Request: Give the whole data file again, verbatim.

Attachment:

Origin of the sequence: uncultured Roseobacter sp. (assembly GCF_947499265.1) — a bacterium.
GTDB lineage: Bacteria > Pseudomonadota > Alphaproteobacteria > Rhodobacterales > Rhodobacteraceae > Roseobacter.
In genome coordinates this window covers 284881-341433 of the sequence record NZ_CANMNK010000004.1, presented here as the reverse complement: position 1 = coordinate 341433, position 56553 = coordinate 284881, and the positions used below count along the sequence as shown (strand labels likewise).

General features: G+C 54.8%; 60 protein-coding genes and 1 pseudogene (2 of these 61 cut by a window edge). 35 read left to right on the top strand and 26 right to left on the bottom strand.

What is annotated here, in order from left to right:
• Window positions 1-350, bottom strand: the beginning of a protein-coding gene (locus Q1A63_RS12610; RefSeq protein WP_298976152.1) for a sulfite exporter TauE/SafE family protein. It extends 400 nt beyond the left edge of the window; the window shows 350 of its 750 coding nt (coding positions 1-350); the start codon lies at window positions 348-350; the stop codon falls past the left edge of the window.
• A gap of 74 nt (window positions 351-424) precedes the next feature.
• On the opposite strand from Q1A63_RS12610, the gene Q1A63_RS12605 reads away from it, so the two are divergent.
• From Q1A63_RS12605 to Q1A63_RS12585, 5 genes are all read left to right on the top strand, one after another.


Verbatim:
Origin of the sequence: uncultured Roseobacter sp. (assembly GCF_947499265.1) — a bacterium.
GTDB lineage: Bacteria > Pseudomonadota > Alphaproteobacteria > Rhodobacterales > Rhodobacteraceae > Roseobacter.
In genome coordinates this window covers 284881-341433 of the sequence record NZ_CANMNK010000004.1, presented here as the reverse complement: position 1 = coordinate 341433, position 56553 = coordinate 284881, and the positions used below count along the sequence as shown (strand labels likewise).

General features: G+C 54.8%; 60 protein-coding genes and 1 pseudogene (2 of these 61 cut by a window edge). 35 read left to right on the top strand and 26 right to left on the bottom strand.

What is annotated here, in order from left to right:
• Window positions 1-350, bottom strand: the beginning of a protein-coding gene (locus Q1A63_RS12610; RefSeq protein WP_298976152.1) for a sulfite exporter TauE/SafE family protein. It extends 400 nt beyond the left edge of the window; the window shows 350 of its 750 coding nt (coding positions 1-350); the start codon lies at window positions 348-350; the stop codon falls past the left edge of the window.
• A gap of 74 nt (window positions 351-424) precedes the next feature.
• On the opposite strand from Q1A63_RS12610, the gene Q1A63_RS12605 reads away from it, so the two are divergent.
• From Q1A63_RS12605 to Q1A63_RS12585, 5 genes are all read left to right on the top strand, one after another.